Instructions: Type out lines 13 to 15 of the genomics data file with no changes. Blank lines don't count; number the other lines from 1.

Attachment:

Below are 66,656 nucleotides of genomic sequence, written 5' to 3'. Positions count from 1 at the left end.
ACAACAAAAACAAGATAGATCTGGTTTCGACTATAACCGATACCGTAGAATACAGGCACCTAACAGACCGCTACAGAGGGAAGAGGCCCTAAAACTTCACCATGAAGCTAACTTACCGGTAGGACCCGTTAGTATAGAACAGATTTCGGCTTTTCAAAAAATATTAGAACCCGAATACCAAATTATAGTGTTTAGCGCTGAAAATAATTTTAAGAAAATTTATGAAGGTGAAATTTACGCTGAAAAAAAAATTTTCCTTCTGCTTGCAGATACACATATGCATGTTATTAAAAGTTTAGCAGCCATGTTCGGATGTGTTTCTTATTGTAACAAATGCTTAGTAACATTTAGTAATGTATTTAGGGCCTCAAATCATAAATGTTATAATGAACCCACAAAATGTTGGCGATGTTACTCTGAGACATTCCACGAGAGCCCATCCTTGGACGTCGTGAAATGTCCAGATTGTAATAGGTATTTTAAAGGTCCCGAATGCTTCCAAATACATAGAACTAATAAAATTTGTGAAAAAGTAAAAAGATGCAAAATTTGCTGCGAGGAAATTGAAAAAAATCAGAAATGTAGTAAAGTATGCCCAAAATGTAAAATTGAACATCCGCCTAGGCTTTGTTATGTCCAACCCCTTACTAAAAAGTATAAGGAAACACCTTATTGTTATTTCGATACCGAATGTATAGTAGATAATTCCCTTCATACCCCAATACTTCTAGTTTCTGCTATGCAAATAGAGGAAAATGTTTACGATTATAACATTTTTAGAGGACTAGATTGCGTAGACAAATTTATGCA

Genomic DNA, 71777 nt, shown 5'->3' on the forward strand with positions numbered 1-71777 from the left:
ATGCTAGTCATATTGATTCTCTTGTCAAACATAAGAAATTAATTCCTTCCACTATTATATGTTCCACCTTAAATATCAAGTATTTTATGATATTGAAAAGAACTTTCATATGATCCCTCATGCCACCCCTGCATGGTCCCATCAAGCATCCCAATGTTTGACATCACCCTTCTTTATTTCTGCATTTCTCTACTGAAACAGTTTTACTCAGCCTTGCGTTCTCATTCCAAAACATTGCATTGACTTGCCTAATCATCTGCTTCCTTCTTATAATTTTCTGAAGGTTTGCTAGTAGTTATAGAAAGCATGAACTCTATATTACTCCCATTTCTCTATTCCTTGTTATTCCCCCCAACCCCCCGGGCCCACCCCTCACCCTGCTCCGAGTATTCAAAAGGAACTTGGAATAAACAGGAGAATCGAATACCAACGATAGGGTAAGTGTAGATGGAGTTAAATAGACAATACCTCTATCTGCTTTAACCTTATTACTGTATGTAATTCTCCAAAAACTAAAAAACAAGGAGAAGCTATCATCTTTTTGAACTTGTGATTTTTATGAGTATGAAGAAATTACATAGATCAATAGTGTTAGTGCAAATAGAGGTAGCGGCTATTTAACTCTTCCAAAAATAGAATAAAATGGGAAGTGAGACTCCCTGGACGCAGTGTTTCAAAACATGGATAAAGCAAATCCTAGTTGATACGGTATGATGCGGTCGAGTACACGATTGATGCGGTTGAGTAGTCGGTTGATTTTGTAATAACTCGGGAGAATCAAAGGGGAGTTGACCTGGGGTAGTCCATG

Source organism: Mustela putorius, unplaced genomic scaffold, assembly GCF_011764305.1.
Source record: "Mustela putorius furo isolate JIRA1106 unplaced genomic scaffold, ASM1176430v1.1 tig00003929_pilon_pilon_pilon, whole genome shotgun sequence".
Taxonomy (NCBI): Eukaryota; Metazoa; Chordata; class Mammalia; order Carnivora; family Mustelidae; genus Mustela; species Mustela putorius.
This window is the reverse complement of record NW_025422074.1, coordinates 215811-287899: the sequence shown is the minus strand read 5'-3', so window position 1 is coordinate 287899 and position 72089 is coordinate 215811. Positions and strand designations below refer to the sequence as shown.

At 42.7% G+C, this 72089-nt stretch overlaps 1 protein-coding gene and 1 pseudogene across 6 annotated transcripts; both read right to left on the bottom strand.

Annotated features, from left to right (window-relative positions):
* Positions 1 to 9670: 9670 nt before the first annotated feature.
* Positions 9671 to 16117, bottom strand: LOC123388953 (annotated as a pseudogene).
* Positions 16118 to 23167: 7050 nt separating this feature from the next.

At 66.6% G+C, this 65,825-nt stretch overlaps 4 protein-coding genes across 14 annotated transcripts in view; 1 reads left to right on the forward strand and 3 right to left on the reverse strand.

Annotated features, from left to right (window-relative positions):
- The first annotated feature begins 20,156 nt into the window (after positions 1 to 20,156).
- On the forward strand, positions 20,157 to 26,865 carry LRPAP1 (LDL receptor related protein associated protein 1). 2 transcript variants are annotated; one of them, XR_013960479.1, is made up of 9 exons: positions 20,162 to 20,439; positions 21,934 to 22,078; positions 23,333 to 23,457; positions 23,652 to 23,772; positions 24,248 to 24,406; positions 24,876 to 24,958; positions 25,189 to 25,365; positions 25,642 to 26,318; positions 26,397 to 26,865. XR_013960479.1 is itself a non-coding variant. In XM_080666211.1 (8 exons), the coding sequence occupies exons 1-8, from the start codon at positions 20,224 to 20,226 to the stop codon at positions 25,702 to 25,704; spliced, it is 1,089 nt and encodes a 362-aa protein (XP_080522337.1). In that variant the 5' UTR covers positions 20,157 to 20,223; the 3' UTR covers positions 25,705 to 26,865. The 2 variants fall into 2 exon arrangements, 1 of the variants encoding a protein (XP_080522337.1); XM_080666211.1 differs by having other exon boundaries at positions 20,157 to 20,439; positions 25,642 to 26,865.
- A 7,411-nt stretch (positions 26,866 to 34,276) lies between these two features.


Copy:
* Positions 16118 to 23167: 7050 nt separating this feature from the next.

At 66.6% G+C, this 65,825-nt stretch overlaps 4 protein-coding genes across 14 annotated transcripts in view; 1 reads left to right on the forward strand and 3 right to left on the reverse strand.

Annotated features, from left to right (window-relative positions):